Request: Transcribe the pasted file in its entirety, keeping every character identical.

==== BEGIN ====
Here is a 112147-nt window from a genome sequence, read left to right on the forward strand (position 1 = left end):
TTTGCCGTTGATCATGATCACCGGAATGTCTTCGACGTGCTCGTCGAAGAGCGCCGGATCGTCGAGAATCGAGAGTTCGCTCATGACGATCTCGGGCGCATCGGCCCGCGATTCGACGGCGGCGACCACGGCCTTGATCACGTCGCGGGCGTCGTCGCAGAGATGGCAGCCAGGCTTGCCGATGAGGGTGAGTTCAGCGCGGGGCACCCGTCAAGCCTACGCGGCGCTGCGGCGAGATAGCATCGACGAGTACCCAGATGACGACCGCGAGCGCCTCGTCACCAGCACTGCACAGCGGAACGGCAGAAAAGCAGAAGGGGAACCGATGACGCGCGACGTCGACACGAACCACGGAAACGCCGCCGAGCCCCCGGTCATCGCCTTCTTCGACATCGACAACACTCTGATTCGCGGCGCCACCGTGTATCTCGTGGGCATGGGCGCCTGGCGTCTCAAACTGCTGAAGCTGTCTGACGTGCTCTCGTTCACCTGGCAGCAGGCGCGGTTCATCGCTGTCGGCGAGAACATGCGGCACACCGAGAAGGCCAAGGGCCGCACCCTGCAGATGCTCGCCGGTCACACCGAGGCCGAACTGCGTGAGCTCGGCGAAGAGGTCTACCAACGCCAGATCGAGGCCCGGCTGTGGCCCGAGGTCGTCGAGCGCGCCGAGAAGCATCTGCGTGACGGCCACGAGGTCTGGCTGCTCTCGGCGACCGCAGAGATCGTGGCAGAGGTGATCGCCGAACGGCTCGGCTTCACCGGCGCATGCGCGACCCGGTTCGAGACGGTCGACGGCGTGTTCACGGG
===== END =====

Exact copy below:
Here is a 112147-nt window from a genome sequence, read left to right on the forward strand (position 1 = left end):
TTTGCCGTTGATCATGATCACCGGAATGTCTTCGACGTGCTCGTCGAAGAGCGCCGGATCGTCGAGAATCGAGAGTTCGCTCATGACGATCTCGGGCGCATCGGCCCGCGATTCGACGGCGGCGACCACGGCCTTGATCACGTCGCGGGCGTCGTCGCAGAGATGGCAGCCAGGCTTGCCGATGAGGGTGAGTTCAGCGCGGGGCACCCGTCAAGCCTACGCGGCGCTGCGGCGAGATAGCATCGACGAGTACCCAGATGACGACCGCGAGCGCCTCGTCACCAGCACTGCACAGCGGAACGGCAGAAAAGCAGAAGGGGAACCGATGACGCGCGACGTCGACACGAACCACGGAAACGCCGCCGAGCCCCCGGTCATCGCCTTCTTCGACATCGACAACACTCTGATTCGCGGCGCCACCGTGTATCTCGTGGGCATGGGCGCCTGGCGTCTCAAACTGCTGAAGCTGTCTGACGTGCTCTCGTTCACCTGGCAGCAGGCGCGGTTCATCGCTGTCGGCGAGAACATGCGGCACACCGAGAAGGCCAAGGGCCGCACCCTGCAGATGCTCGCCGGTCACACCGAGGCCGAACTGCGTGAGCTCGGCGAAGAGGTCTACCAACGCCAGATCGAGGCCCGGCTGTGGCCCGAGGTCGTCGAGCGCGCCGAGAAGCATCTGCGTGACGGCCACGAGGTCTGGCTGCTCTCGGCGACCGCAGAGATCGTGGCAGAGGTGATCGCCGAACGGCTCGGCTTCACCGGCGCATGCGCGACCCGGTTCGAGACGGTCGACGGCGTGTTCACGGG